Is this the handwriting of James Maybrick, and also the hand of Jack the Ripper?

When James Maybrick died in 1889 his young wife, Florence, was unjustifiably accused of his murder by poison and sentenced to life imprisonment. She had been having an affair herself with a Liverpool cotton broker named Alfred Brierley – who immediately emigrated to America before the trial and only returned many years later, to live in the little Sussex village of Newick where he is buried.

The Maybrick story and trial was well known and in the following years many books have been written and films made and for the first time, the name of Maybrick was linked with that of Jack the Ripper. It was all the stuff of which a writer’s dreams are made.

The research that followed took Sally and me to all corners of the British Isles to speak to descendants of anyone who knew or were related to the Maybricks. We went to the Isle of Wight, to Wales and Scotland.

A phone call from the delightful Albert Johnson in Liverpool, resulted in a meeting with him at our publisher’s office to look at a watch, which he had recently bought for his granddaughter. Inside, and barely legible, were the scratched words “J.Maybrick I am Jack”!!!

From then on we found ourselves in the unfamiliar world of experts in history, ink, and handwriting. We explored among many other, sometimes intimidating, sources such as the London Patent Office, Somerset House, the American State Archives, the College of Heralds, the British Medical Association and Scotland Yard.

On publication – the controversy exploded worldwide and I was invited to appear, also on radio and television, in America, Canada, France and Germany. The Diary even was translated into Japanese. A fellow writer, the late Stanley Dangar, flew in from Spain and Sally and I discovered a number of rather puzzled descendants of James Maybrick in various parts of Britain. Exploratory, but inconclusive, documentary films were made which only added fuel to the fire and the debate rages on today.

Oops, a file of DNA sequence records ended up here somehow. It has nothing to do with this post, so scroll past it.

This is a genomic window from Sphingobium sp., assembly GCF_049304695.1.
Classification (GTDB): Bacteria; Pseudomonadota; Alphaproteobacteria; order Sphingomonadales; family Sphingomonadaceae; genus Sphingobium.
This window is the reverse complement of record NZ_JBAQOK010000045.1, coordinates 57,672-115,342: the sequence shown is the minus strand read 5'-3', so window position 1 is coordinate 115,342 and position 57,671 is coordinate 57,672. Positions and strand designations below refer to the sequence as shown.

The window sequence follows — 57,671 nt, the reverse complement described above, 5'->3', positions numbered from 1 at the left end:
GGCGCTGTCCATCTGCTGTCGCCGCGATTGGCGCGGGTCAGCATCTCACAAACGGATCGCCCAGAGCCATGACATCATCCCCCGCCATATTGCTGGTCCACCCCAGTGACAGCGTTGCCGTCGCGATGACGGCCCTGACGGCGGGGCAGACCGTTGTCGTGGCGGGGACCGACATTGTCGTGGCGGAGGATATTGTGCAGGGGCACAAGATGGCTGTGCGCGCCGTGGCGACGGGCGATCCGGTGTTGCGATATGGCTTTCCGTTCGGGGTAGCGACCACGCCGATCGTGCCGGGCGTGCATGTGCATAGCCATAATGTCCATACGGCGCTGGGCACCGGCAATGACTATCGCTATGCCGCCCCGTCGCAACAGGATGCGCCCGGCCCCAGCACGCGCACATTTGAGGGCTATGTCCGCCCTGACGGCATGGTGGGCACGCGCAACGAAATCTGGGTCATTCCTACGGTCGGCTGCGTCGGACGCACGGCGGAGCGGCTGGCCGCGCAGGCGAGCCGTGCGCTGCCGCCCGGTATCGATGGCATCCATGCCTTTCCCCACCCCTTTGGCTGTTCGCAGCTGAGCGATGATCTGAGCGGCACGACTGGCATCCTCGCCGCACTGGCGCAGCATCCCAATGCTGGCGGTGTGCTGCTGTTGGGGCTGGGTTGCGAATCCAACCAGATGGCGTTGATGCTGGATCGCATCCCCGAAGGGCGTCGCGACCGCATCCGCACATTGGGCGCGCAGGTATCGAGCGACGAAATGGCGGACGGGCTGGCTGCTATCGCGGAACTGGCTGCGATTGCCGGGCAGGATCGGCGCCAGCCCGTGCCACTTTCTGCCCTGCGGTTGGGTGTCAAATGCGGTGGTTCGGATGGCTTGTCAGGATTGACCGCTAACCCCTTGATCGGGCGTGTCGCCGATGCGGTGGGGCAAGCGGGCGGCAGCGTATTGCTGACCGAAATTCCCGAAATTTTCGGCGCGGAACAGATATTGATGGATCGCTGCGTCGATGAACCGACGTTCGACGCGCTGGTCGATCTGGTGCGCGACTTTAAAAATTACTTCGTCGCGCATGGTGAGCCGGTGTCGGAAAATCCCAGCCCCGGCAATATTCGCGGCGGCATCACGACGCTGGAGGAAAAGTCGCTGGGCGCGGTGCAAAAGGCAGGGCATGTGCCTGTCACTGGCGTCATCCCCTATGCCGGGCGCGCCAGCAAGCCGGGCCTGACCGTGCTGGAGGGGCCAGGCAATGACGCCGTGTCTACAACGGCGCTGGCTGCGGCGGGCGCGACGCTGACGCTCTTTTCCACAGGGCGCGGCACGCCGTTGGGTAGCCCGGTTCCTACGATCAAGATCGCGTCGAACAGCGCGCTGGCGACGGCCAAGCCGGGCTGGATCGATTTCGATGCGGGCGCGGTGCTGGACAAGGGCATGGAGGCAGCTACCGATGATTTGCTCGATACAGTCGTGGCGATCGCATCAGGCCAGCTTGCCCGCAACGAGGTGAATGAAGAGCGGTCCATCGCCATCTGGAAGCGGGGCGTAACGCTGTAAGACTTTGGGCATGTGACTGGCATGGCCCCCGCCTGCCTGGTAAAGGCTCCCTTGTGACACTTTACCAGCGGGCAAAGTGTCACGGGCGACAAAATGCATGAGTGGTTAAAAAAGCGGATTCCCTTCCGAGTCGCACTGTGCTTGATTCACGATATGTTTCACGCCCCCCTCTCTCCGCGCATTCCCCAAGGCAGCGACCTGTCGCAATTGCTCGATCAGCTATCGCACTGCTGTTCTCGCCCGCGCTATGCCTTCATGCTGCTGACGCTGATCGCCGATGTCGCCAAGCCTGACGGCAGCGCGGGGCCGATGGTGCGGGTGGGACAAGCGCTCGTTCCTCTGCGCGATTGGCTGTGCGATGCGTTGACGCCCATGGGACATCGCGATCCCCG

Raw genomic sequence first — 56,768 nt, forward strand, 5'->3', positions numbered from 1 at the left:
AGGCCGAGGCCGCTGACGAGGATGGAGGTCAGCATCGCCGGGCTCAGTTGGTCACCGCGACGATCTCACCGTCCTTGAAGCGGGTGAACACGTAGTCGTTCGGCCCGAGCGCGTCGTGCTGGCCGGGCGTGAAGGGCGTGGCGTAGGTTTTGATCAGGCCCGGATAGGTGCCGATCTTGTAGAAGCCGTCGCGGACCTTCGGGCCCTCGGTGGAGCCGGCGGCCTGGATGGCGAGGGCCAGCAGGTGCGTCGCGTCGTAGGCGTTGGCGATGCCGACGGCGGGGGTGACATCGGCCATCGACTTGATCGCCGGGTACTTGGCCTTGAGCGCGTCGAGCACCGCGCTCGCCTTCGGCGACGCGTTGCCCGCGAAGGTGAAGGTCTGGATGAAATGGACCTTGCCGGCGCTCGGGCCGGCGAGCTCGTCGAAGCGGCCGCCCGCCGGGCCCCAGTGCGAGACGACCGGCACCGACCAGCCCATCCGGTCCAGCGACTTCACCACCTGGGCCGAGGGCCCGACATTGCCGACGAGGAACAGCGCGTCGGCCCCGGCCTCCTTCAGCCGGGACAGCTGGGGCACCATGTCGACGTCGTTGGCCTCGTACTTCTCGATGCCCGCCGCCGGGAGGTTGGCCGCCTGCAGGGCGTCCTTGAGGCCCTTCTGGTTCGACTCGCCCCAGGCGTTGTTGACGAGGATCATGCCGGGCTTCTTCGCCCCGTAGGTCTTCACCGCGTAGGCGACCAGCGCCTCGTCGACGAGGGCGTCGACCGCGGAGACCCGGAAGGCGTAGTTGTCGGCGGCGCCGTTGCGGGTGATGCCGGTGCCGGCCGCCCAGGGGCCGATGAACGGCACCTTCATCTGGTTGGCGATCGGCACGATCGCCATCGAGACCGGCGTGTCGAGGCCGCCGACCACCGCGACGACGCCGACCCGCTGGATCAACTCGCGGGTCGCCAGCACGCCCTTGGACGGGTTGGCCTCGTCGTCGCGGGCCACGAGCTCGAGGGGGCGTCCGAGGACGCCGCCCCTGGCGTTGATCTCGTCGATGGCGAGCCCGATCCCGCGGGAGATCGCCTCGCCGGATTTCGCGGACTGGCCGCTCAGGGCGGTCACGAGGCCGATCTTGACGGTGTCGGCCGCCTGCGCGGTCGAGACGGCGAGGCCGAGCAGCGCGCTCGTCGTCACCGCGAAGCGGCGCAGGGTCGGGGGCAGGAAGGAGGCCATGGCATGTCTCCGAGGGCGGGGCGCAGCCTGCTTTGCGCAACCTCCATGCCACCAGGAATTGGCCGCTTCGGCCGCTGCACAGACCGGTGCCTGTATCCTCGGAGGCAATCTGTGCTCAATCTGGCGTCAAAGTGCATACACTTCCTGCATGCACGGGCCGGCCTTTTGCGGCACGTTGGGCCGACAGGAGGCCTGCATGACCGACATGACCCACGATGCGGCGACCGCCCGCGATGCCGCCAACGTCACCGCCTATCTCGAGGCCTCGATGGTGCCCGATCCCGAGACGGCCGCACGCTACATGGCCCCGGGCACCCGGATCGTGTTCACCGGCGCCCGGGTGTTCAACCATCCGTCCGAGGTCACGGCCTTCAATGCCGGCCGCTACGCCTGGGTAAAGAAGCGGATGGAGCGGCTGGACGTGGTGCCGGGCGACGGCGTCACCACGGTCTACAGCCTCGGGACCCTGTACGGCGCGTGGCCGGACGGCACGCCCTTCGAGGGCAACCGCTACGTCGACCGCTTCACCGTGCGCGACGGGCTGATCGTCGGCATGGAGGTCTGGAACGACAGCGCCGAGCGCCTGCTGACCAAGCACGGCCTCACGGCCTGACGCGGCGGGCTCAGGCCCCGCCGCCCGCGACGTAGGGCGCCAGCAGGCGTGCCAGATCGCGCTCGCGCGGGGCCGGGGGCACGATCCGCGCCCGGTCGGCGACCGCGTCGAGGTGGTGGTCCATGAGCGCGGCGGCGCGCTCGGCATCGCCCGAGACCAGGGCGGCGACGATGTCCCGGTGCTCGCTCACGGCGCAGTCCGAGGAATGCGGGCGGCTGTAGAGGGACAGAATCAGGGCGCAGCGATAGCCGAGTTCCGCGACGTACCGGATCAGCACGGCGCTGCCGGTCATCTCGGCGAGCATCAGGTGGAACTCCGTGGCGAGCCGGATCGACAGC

Since then my writing has taken a very different course… into the worlds, among others, of Winnie-the-Pooh and Sylvia Pankhurst.

But the controversy around the Maybrick Diary continued and continues, unabated and undiminished. Today there are even Jack the Ripper tours for tourists – and now a Conference – in Liverpool. Maybe the epitaphs on the graves of three of the key players in the drama are there to tell us something?

Michael Maybrick moved to the Isle of Wight, where he became Mayor and a hugely respected dignitary. He was given the equivalent of a state funeral.

The message on his rather splendid tomb is “There shall be no more death.”

Alfred Brierley died in Newick. His gravestone message is “And a Sewer went Forth.”

And James himself? The message on the Coat of Arms which he bought from the College of Arms before his marriage in 1881 reads ominously “Tempus Omnia Revelat” – “Time reveals All”!

Shirley Harrison lived in Borough High Street until 2016. She has written other books
She is currently working on a new historical piece uncovering the seedy world of brothels in the sixteenth century and is intending to publish in 2018. She will be present the The Ripper conference in Liverpool, 24 to 25 September this year.